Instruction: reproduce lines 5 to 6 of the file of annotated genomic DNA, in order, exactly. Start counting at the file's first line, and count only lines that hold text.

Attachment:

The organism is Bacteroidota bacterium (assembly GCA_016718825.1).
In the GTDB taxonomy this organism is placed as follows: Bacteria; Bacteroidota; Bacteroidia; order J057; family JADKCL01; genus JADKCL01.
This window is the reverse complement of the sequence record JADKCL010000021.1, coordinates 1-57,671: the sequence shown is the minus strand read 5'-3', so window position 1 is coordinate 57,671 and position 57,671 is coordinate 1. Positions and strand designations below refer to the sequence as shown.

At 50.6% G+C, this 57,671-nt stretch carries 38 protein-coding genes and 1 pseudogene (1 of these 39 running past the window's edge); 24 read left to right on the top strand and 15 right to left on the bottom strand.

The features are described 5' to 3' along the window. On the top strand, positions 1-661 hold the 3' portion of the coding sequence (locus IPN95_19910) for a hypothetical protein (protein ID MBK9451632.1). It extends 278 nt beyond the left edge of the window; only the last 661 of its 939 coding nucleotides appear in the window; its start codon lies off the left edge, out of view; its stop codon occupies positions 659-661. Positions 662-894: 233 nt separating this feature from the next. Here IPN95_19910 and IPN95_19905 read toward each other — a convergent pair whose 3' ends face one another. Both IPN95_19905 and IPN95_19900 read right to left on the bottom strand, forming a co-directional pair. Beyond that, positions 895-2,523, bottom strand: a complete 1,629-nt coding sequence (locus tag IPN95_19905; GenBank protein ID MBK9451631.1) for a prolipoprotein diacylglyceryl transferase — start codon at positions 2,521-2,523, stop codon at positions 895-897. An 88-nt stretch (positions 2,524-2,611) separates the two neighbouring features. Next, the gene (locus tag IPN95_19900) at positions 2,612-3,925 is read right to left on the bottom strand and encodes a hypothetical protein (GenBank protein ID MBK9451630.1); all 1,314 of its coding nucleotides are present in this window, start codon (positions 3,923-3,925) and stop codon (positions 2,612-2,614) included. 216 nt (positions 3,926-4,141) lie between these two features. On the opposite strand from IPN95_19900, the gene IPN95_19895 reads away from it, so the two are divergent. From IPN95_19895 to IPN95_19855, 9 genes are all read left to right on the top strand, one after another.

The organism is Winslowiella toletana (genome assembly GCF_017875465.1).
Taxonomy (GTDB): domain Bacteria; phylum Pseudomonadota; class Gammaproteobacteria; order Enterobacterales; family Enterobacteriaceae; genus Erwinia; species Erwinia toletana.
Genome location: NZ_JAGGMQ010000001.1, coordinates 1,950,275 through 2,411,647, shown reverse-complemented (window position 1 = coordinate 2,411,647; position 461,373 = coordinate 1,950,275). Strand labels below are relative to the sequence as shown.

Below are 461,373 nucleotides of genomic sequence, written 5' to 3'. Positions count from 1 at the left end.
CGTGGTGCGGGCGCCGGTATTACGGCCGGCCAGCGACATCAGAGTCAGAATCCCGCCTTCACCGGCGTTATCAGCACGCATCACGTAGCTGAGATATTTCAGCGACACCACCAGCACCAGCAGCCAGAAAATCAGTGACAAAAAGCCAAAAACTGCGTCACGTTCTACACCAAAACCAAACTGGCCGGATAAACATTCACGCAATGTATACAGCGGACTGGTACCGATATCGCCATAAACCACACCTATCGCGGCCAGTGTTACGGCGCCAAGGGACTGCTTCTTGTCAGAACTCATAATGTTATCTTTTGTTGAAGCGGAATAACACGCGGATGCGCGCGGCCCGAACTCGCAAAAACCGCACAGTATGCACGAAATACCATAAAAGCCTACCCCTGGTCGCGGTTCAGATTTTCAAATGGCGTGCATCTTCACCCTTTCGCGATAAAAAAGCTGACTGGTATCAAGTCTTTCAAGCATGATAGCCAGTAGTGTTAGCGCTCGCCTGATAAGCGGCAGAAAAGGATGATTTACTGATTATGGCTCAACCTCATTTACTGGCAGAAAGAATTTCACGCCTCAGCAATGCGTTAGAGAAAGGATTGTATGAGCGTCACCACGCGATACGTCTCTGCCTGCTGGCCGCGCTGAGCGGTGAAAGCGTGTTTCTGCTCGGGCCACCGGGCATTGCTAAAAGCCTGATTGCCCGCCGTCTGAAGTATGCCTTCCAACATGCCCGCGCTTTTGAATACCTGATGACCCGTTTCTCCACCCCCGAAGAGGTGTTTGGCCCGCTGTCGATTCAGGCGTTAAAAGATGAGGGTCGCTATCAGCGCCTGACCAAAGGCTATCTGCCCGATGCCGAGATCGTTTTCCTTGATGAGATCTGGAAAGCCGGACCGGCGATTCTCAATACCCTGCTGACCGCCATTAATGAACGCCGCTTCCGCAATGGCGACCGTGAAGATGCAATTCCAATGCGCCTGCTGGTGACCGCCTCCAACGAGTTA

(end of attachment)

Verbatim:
The features are described 5' to 3' along the window. On the top strand, positions 1-661 hold the 3' portion of the coding sequence (locus IPN95_19910) for a hypothetical protein (protein ID MBK9451632.1). It extends 278 nt beyond the left edge of the window; only the last 661 of its 939 coding nucleotides appear in the window; its start codon lies off the left edge, out of view; its stop codon occupies positions 659-661. Positions 662-894: 233 nt separating this feature from the next. Here IPN95_19910 and IPN95_19905 read toward each other — a convergent pair whose 3' ends face one another. Both IPN95_19905 and IPN95_19900 read right to left on the bottom strand, forming a co-directional pair. Beyond that, positions 895-2,523, bottom strand: a complete 1,629-nt coding sequence (locus tag IPN95_19905; GenBank protein ID MBK9451631.1) for a prolipoprotein diacylglyceryl transferase — start codon at positions 2,521-2,523, stop codon at positions 895-897. An 88-nt stretch (positions 2,524-2,611) separates the two neighbouring features. Next, the gene (locus tag IPN95_19900) at positions 2,612-3,925 is read right to left on the bottom strand and encodes a hypothetical protein (GenBank protein ID MBK9451630.1); all 1,314 of its coding nucleotides are present in this window, start codon (positions 3,923-3,925) and stop codon (positions 2,612-2,614) included. 216 nt (positions 3,926-4,141) lie between these two features. On the opposite strand from IPN95_19900, the gene IPN95_19895 reads away from it, so the two are divergent. From IPN95_19895 to IPN95_19855, 9 genes are all read left to right on the top strand, one after another.

The organism is Winslowiella toletana (genome assembly GCF_017875465.1).